Whenever I have a cold or feel like one might be coming one, I reach for elderberry. Mostly, I use a syrup made from the berries, because it is a pleasant herbal remedy that always seems to revive me a little. The berries of the elderberry plant are well known for their moderately strong antiviral benefits that may work by reducing the ability of viruses to invade our cells. Though I use it for colds, elderberry has also been shown in two small studies to help relieve some of the symptoms of influenza compared to placebo. The doses used in these studies were between two to three teaspoons of the syrup multiple times a day. This matches my experience. I feel a greater boost from a larger dose of elderberry as opposed to the teaspoon many products recommend. Also, elderberry needs to be consumed often. Peak levels in the body are reached an hour after consumption and drop off quickly after that. Since elderberry is a very safe herb these fairly high frequent doses are usually not an issue.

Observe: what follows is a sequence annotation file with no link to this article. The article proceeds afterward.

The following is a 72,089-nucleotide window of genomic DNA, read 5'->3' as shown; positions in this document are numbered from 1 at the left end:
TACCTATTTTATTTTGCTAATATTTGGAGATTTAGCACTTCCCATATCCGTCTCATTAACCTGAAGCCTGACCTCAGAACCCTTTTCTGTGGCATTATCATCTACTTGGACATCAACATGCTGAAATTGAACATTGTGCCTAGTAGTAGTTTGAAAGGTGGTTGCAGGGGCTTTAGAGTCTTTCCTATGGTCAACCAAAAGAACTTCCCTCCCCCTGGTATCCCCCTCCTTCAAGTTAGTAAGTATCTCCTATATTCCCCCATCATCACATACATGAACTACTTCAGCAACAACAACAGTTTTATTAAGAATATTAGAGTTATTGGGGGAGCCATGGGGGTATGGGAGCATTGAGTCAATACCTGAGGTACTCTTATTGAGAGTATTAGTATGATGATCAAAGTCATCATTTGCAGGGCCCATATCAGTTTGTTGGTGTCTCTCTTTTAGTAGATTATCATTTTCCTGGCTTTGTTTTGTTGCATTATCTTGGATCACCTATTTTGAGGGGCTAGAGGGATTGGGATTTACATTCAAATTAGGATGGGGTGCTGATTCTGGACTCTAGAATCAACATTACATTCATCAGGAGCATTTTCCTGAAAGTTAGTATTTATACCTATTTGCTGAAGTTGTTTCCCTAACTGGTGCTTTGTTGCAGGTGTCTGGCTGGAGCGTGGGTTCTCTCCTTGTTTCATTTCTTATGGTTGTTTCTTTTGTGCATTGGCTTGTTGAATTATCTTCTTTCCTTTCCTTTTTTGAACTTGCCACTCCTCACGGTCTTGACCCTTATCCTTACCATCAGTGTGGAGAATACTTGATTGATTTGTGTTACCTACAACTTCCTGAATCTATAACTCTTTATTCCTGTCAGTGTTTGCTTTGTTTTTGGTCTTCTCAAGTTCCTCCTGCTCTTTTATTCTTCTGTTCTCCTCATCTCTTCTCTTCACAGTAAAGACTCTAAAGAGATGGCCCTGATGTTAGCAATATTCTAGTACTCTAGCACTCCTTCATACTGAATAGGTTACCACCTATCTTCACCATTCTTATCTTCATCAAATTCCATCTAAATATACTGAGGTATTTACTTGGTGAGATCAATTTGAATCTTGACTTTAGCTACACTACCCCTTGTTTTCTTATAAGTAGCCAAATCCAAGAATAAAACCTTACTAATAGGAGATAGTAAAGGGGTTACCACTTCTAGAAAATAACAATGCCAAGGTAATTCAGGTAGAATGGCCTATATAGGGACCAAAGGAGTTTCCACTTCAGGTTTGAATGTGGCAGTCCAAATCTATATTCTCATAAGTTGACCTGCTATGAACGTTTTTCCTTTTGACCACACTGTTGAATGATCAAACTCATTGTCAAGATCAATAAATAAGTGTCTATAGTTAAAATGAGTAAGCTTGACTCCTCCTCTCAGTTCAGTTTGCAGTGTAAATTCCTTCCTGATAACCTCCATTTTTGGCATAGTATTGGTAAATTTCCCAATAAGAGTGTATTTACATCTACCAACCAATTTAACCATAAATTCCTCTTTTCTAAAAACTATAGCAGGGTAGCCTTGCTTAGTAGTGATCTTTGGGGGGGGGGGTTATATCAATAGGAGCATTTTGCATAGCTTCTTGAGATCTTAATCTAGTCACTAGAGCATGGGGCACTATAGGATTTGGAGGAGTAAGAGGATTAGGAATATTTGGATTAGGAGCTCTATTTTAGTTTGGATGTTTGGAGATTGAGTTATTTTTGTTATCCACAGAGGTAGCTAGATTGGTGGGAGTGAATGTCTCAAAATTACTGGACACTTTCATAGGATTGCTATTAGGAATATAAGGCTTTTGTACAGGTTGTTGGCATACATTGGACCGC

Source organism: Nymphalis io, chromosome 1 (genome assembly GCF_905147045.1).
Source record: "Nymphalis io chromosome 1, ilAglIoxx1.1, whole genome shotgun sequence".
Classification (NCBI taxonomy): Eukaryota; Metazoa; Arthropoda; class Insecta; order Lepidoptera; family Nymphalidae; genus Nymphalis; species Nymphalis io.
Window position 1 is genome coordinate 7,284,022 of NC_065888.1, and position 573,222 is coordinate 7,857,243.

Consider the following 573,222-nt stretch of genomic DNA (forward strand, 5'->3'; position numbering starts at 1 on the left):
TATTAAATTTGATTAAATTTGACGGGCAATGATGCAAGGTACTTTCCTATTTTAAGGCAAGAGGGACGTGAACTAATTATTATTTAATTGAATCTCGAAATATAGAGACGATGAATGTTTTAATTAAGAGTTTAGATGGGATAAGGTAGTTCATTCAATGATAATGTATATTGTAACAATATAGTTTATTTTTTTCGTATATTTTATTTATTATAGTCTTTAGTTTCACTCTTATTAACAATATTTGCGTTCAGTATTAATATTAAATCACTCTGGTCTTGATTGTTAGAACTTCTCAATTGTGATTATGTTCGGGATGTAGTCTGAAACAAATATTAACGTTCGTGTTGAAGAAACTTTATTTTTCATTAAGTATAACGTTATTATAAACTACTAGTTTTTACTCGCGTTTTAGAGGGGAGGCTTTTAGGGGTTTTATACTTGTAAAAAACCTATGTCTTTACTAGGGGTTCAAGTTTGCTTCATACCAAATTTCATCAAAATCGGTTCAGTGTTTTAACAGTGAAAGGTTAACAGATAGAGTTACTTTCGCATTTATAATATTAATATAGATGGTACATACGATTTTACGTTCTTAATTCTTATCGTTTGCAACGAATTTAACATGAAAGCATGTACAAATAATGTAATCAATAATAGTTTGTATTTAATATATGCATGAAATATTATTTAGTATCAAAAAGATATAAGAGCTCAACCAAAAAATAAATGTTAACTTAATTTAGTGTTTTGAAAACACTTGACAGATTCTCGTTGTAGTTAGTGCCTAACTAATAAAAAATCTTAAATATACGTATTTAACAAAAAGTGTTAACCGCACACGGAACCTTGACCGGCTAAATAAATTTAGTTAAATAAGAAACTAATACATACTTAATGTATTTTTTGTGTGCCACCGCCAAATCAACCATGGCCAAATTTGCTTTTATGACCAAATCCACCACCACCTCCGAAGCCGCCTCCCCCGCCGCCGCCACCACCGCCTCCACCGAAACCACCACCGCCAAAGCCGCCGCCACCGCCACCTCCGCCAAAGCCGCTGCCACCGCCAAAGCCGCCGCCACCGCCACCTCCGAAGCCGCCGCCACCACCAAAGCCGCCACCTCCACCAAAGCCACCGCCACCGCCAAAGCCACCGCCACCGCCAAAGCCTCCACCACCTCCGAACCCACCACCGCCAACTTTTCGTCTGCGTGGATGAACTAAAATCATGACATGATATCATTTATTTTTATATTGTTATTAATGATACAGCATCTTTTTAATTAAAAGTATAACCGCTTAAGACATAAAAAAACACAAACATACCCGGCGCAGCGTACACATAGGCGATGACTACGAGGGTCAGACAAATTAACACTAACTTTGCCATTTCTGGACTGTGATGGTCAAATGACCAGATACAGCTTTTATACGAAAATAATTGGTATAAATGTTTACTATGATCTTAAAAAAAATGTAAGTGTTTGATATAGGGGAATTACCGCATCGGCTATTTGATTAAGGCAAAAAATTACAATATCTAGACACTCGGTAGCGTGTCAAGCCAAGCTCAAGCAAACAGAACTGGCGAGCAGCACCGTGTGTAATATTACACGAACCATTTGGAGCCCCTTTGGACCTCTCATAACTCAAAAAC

Though my main reason to use elderberry is to help fight colds and sore throats, this isn’t the only benefit of elderberry. Elderberry has some immune stimulating attributes, but may also be an immune modulator. This means it may balance out either an overactive or underactive immune system. The berries are also very rich in antioxidants, particularly catechins similar to those in green tea. The flowers of elderberry are occasionally used in cold and flu blends since they can induce sweating and thereby help break a fever. Similarly, they can act as a diuretic and increase urinary output. A less common use of elderberry is to help with symptoms of rheumatoid arthritis, maybe mostly because of this diuretic action. Elderberry is also thought to help the nerves and has been used for neuralgia and sciatica.